Appletons' Cyclopædia of American Biography/Weems, Mason Locke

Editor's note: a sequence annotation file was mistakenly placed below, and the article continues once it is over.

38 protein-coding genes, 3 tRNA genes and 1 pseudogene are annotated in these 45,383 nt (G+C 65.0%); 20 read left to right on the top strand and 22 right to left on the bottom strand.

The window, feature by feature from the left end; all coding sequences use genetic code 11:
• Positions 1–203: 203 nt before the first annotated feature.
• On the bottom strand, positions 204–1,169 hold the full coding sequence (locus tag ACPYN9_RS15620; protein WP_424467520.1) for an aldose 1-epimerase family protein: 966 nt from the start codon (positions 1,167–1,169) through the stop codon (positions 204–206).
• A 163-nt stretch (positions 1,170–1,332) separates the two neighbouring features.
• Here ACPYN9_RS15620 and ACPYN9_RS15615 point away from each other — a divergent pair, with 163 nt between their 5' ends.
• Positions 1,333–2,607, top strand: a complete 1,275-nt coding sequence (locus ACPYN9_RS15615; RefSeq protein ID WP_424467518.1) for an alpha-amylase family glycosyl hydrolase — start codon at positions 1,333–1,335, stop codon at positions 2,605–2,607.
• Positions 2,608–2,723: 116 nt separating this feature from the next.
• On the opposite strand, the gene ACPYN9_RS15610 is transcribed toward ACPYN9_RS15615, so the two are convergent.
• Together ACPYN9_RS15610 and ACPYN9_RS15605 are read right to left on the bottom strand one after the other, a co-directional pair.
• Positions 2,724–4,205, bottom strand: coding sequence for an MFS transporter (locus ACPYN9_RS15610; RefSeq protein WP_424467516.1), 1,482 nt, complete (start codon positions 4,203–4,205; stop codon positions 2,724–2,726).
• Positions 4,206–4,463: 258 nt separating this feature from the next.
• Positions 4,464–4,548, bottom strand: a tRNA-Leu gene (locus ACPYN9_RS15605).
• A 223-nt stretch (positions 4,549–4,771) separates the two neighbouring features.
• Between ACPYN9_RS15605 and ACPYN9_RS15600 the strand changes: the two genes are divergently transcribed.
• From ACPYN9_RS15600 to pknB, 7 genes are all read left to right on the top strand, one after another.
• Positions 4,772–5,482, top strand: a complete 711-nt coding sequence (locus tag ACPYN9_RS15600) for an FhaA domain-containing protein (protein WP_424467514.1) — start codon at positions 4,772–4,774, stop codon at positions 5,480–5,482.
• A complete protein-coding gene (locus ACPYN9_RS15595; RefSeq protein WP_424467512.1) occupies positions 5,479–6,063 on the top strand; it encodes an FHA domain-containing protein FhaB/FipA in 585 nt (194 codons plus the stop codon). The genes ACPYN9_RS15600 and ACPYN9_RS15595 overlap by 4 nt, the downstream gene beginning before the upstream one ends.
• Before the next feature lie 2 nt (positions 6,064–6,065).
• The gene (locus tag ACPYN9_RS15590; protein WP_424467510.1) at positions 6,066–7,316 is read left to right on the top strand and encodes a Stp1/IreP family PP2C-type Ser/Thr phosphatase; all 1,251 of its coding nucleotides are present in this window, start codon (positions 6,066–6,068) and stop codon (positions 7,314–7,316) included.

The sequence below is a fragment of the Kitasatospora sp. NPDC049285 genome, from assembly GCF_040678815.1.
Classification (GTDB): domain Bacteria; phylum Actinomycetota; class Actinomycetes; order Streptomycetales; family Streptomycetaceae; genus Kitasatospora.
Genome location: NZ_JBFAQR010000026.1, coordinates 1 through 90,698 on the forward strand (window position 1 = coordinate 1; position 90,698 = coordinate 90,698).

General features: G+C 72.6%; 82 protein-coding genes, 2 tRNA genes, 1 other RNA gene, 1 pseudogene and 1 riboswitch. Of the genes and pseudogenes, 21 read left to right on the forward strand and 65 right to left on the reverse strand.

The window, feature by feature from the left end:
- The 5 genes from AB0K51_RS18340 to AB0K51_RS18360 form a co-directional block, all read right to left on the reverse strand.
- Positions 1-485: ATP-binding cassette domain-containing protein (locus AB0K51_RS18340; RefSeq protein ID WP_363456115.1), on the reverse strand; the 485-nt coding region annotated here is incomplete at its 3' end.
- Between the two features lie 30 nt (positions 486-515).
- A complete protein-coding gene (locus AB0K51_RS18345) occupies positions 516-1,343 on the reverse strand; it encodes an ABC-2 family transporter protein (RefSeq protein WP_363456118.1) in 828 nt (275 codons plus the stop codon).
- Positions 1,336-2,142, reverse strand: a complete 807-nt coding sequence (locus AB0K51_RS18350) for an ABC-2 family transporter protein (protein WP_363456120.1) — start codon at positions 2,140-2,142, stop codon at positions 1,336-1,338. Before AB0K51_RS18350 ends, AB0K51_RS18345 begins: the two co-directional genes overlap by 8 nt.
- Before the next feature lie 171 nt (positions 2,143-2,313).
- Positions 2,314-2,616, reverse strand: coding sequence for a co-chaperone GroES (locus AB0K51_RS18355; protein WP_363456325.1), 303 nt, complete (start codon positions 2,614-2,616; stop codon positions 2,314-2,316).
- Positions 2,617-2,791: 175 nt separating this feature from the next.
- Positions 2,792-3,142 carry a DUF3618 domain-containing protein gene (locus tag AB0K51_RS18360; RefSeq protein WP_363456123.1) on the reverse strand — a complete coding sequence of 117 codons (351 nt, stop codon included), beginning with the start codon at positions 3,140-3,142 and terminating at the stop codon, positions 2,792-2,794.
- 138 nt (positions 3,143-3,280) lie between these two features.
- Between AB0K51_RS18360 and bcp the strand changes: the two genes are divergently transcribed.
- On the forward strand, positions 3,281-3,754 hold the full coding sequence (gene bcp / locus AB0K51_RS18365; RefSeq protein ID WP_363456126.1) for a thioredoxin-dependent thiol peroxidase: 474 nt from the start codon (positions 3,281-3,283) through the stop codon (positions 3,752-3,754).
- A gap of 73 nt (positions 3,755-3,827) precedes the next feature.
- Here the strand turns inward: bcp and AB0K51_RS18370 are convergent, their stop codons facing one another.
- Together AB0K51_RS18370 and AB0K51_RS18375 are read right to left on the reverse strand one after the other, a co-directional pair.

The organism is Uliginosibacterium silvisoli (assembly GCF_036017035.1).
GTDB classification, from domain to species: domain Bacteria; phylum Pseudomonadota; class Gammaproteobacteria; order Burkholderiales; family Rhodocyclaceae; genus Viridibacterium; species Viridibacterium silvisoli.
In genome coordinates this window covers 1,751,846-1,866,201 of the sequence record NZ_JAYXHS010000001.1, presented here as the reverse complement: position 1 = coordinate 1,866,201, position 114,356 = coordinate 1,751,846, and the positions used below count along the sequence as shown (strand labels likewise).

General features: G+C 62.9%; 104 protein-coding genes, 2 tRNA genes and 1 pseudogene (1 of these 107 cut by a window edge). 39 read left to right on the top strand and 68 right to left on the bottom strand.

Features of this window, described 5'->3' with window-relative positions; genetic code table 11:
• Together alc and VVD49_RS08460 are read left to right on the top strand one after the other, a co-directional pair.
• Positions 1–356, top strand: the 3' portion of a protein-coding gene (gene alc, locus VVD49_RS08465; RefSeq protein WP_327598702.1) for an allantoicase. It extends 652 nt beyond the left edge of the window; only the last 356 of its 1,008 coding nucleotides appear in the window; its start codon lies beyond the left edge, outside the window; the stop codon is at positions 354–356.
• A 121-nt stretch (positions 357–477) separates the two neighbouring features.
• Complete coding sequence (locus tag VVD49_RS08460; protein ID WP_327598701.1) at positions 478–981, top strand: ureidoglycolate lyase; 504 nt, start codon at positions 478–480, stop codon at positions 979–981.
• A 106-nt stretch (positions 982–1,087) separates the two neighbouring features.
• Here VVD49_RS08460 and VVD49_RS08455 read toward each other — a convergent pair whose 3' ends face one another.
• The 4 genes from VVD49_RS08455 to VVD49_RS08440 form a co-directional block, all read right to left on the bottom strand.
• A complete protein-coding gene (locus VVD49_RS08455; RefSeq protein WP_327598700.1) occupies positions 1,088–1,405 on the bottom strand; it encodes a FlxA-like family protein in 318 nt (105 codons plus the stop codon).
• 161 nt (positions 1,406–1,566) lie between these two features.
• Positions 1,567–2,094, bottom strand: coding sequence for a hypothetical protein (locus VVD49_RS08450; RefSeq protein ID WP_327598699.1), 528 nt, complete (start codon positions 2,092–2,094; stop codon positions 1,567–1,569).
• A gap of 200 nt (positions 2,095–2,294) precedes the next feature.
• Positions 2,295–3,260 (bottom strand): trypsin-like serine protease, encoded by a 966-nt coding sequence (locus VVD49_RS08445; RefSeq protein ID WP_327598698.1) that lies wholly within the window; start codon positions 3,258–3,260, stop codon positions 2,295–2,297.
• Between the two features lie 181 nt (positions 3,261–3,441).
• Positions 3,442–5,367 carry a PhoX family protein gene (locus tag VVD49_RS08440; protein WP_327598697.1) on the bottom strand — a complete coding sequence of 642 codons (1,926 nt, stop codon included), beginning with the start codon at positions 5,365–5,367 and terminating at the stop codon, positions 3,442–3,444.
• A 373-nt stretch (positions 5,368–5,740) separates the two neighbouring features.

WEEMS, Mason Locke, historian, b. in Dumfries, Va., about 1760; d. in Beaufort. S. C., 23 May, 1825. He studied theology in London, took orders in the Protestant Episcopal church, and for several years was rector of Pohick church. Mount Vernon parish, Va., of which Washington was an attendant. The necessities of Weems's large family compelled him to resign that charge about 1790, and he became a book agent for Mathew Carey, the Philadelphia publisher. He was remarkably successful in that employment, “ travelling throughout the south with his books in his saddle-bags, equally ready for a stump, a fair, or a pulpit.” He was eccentric in mind and manner, and whenever he heard of a public meeting he would attend it, and, collecting a crowd around him, urge on his hearers the merits of his books, interspersing his remarks with anecdotes and humorous sallies. With his temperance pamphlet, entitled the “Drunkard's Glass,” illustrated with cuts, he would enter taverns, and, by mimicking the extravagances of the drunkard, so amuse and delight his audiences that he had no trouble in selling his wares. He was an expert violin-player, on which he performed for young people to dance, thereby causing much scandal in pious communities. On one occasion he had promised to assist at a merry-making, but, fearing for his clerical character, he decided to play behind a screen. In the course of the evening it was overturned, disclosing the parson to the jeers of the company. On another occasion he was obliged to pass through a dangerous district of South Carolina, which at that time was infested with robbers. Just at nightfall his wagon sank into a quagmire; two ruffians appeared and were about to seize him, when he took out his violin and so charmed them by his music that they lifted his wheels out of the mud and let him go. “I took precious care,” says Weems, “to say nothing of my name. When they pressed the question my fiddle drowned their words and mine too.” Of his temperence tracts Bishop William Meade says in his “Old Churches and Old Families of Virginia”: “They would be most admirable in their effects but for the fact that you know not what to believe of the narrative. There are passages of deep pathos and great eloquence in them.” This charge of a want of veracity is brought against all Weems's writings, for it is probable he would have accounted it excusable to tell any good story to the credit of his heroes. Several of the most widely circulated anecdotes of the youth of Washington, especially the famous one of the hatchet, rest on his questionable authority. He obtained his material for the life of Gen. Francis Marion from Gen. Peter Horry, who disavowed all responsibility for the manner in which the narrative is told. An entertaining sketch of Weems's early pastorate is given in the “Travels in America” of John Davis (London, 1802). In this narrative he figures as a pious and devout preacher, devoted to good works. One of his pamphlets, “The Philanthropist,” was somewhat mildly commended by Washington in an autograph letter to the author, who prefixed it to subsequent editions of the tract. His principal works are “Life of George Washington,” which is still largely sold in the rural districts of many parts of this country, and is the most popular biography of that general in existence (Philadelphia, Pa., 1800; llth ed., with additions, 1811); “Life of Gen. Francis Marion” (1805); “Life of Benjamin Franklin, with Essays” (1817); and “Life of William Penn” (1819).